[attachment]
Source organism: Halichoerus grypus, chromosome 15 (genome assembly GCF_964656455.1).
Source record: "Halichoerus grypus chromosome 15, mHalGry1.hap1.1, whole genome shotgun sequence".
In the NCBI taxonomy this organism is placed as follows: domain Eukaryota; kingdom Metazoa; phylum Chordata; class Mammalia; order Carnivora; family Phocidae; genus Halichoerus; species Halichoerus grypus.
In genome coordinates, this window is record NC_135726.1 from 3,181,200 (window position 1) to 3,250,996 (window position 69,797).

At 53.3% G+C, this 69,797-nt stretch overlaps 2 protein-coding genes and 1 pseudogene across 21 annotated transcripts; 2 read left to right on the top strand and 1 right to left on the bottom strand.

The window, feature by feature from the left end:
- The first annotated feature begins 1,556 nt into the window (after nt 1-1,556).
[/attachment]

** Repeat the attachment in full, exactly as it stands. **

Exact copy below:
Source organism: Halichoerus grypus, chromosome 15 (genome assembly GCF_964656455.1).
Source record: "Halichoerus grypus chromosome 15, mHalGry1.hap1.1, whole genome shotgun sequence".
In the NCBI taxonomy this organism is placed as follows: domain Eukaryota; kingdom Metazoa; phylum Chordata; class Mammalia; order Carnivora; family Phocidae; genus Halichoerus; species Halichoerus grypus.
In genome coordinates, this window is record NC_135726.1 from 3,181,200 (window position 1) to 3,250,996 (window position 69,797).

At 53.3% G+C, this 69,797-nt stretch overlaps 2 protein-coding genes and 1 pseudogene across 21 annotated transcripts; 2 read left to right on the top strand and 1 right to left on the bottom strand.

The window, feature by feature from the left end:
- The first annotated feature begins 1,556 nt into the window (after nt 1-1,556).